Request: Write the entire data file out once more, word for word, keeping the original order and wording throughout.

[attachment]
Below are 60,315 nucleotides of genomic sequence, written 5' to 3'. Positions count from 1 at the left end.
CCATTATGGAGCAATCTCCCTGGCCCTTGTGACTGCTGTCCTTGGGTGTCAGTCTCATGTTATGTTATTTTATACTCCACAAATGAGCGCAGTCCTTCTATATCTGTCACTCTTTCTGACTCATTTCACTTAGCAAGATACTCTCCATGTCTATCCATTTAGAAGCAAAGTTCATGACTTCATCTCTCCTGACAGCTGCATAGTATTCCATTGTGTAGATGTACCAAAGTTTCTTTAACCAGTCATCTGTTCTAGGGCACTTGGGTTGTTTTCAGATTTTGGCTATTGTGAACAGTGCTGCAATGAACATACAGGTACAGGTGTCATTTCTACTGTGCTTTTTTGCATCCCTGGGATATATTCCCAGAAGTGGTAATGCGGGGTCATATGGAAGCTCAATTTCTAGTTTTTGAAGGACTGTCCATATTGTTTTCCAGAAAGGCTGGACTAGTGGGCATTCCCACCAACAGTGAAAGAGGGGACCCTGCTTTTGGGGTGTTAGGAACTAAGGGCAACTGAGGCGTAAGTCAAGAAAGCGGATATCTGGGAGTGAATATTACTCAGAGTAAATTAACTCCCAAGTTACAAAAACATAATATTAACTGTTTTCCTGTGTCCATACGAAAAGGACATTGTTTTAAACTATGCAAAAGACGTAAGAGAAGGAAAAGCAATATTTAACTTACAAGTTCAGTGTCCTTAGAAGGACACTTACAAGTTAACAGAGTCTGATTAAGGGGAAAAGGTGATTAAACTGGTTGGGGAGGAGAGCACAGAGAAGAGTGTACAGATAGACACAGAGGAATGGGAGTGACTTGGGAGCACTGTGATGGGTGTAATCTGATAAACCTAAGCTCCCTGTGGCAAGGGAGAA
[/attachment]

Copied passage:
Below are 60,315 nucleotides of genomic sequence, written 5' to 3'. Positions count from 1 at the left end.
CCATTATGGAGCAATCTCCCTGGCCCTTGTGACTGCTGTCCTTGGGTGTCAGTCTCATGTTATGTTATTTTATACTCCACAAATGAGCGCAGTCCTTCTATATCTGTCACTCTTTCTGACTCATTTCACTTAGCAAGATACTCTCCATGTCTATCCATTTAGAAGCAAAGTTCATGACTTCATCTCTCCTGACAGCTGCATAGTATTCCATTGTGTAGATGTACCAAAGTTTCTTTAACCAGTCATCTGTTCTAGGGCACTTGGGTTGTTTTCAGATTTTGGCTATTGTGAACAGTGCTGCAATGAACATACAGGTACAGGTGTCATTTCTACTGTGCTTTTTTGCATCCCTGGGATATATTCCCAGAAGTGGTAATGCGGGGTCATATGGAAGCTCAATTTCTAGTTTTTGAAGGACTGTCCATATTGTTTTCCAGAAAGGCTGGACTAGTGGGCATTCCCACCAACAGTGAAAGAGGGGACCCTGCTTTTGGGGTGTTAGGAACTAAGGGCAACTGAGGCGTAAGTCAAGAAAGCGGATATCTGGGAGTGAATATTACTCAGAGTAAATTAACTCCCAAGTTACAAAAACATAATATTAACTGTTTTCCTGTGTCCATACGAAAAGGACATTGTTTTAAACTATGCAAAAGACGTAAGAGAAGGAAAAGCAATATTTAACTTACAAGTTCAGTGTCCTTAGAAGGACACTTACAAGTTAACAGAGTCTGATTAAGGGGAAAAGGTGATTAAACTGGTTGGGGAGGAGAGCACAGAGAAGAGTGTACAGATAGACACAGAGGAATGGGAGTGACTTGGGAGCACTGTGATGGGTGTAATCTGATAAACCTAAGCTCCCTGTGGCAAGGGAGAA